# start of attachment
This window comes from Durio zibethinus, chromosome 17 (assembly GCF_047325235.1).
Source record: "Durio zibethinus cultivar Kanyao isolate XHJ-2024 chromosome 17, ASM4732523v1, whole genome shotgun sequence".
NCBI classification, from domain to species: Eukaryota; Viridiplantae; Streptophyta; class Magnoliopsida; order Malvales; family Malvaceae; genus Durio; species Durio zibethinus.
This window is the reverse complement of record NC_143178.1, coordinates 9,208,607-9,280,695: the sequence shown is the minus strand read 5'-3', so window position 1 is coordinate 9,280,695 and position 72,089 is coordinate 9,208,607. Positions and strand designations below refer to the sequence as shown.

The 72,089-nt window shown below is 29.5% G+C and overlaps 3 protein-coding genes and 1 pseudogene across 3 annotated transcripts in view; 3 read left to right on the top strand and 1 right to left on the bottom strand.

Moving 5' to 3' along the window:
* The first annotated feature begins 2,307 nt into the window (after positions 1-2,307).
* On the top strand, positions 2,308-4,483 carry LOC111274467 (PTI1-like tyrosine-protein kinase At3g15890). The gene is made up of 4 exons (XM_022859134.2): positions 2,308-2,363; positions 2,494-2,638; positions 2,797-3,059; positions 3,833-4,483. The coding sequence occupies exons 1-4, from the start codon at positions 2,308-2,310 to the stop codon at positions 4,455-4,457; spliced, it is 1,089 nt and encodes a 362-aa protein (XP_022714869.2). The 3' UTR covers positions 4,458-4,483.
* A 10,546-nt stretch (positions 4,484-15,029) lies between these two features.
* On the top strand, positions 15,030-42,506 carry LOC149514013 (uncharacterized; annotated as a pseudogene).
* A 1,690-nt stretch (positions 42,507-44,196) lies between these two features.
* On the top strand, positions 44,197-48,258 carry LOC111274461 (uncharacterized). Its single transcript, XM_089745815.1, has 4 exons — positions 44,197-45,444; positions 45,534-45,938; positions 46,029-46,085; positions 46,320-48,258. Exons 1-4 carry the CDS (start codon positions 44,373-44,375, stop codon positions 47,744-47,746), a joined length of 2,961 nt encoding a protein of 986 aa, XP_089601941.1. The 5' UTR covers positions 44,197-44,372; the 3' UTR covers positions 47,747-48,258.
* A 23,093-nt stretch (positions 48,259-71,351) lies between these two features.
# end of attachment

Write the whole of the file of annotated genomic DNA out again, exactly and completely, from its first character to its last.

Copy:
This window comes from Durio zibethinus, chromosome 17 (assembly GCF_047325235.1).
Source record: "Durio zibethinus cultivar Kanyao isolate XHJ-2024 chromosome 17, ASM4732523v1, whole genome shotgun sequence".
NCBI classification, from domain to species: Eukaryota; Viridiplantae; Streptophyta; class Magnoliopsida; order Malvales; family Malvaceae; genus Durio; species Durio zibethinus.
This window is the reverse complement of record NC_143178.1, coordinates 9,208,607-9,280,695: the sequence shown is the minus strand read 5'-3', so window position 1 is coordinate 9,280,695 and position 72,089 is coordinate 9,208,607. Positions and strand designations below refer to the sequence as shown.

The 72,089-nt window shown below is 29.5% G+C and overlaps 3 protein-coding genes and 1 pseudogene across 3 annotated transcripts in view; 3 read left to right on the top strand and 1 right to left on the bottom strand.

Moving 5' to 3' along the window:
* The first annotated feature begins 2,307 nt into the window (after positions 1-2,307).
* On the top strand, positions 2,308-4,483 carry LOC111274467 (PTI1-like tyrosine-protein kinase At3g15890). The gene is made up of 4 exons (XM_022859134.2): positions 2,308-2,363; positions 2,494-2,638; positions 2,797-3,059; positions 3,833-4,483. The coding sequence occupies exons 1-4, from the start codon at positions 2,308-2,310 to the stop codon at positions 4,455-4,457; spliced, it is 1,089 nt and encodes a 362-aa protein (XP_022714869.2). The 3' UTR covers positions 4,458-4,483.
* A 10,546-nt stretch (positions 4,484-15,029) lies between these two features.
* On the top strand, positions 15,030-42,506 carry LOC149514013 (uncharacterized; annotated as a pseudogene).
* A 1,690-nt stretch (positions 42,507-44,196) lies between these two features.
* On the top strand, positions 44,197-48,258 carry LOC111274461 (uncharacterized). Its single transcript, XM_089745815.1, has 4 exons — positions 44,197-45,444; positions 45,534-45,938; positions 46,029-46,085; positions 46,320-48,258. Exons 1-4 carry the CDS (start codon positions 44,373-44,375, stop codon positions 47,744-47,746), a joined length of 2,961 nt encoding a protein of 986 aa, XP_089601941.1. The 5' UTR covers positions 44,197-44,372; the 3' UTR covers positions 47,747-48,258.
* A 23,093-nt stretch (positions 48,259-71,351) lies between these two features.